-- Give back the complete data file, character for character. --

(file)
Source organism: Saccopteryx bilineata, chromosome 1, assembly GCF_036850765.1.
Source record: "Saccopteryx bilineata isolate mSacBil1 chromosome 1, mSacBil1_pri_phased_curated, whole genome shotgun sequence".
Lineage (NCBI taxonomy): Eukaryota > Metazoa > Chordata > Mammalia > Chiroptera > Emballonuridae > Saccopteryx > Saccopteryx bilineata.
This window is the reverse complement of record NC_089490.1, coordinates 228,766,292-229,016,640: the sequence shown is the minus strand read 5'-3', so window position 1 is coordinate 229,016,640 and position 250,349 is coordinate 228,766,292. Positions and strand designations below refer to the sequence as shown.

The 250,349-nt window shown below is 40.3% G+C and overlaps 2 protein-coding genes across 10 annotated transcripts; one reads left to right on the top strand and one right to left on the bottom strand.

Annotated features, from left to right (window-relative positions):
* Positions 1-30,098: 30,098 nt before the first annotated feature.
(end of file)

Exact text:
Source organism: Saccopteryx bilineata, chromosome 1, assembly GCF_036850765.1.
Source record: "Saccopteryx bilineata isolate mSacBil1 chromosome 1, mSacBil1_pri_phased_curated, whole genome shotgun sequence".
Lineage (NCBI taxonomy): Eukaryota > Metazoa > Chordata > Mammalia > Chiroptera > Emballonuridae > Saccopteryx > Saccopteryx bilineata.
This window is the reverse complement of record NC_089490.1, coordinates 228,766,292-229,016,640: the sequence shown is the minus strand read 5'-3', so window position 1 is coordinate 229,016,640 and position 250,349 is coordinate 228,766,292. Positions and strand designations below refer to the sequence as shown.

The 250,349-nt window shown below is 40.3% G+C and overlaps 2 protein-coding genes across 10 annotated transcripts; one reads left to right on the top strand and one right to left on the bottom strand.

Annotated features, from left to right (window-relative positions):
* Positions 1-30,098: 30,098 nt before the first annotated feature.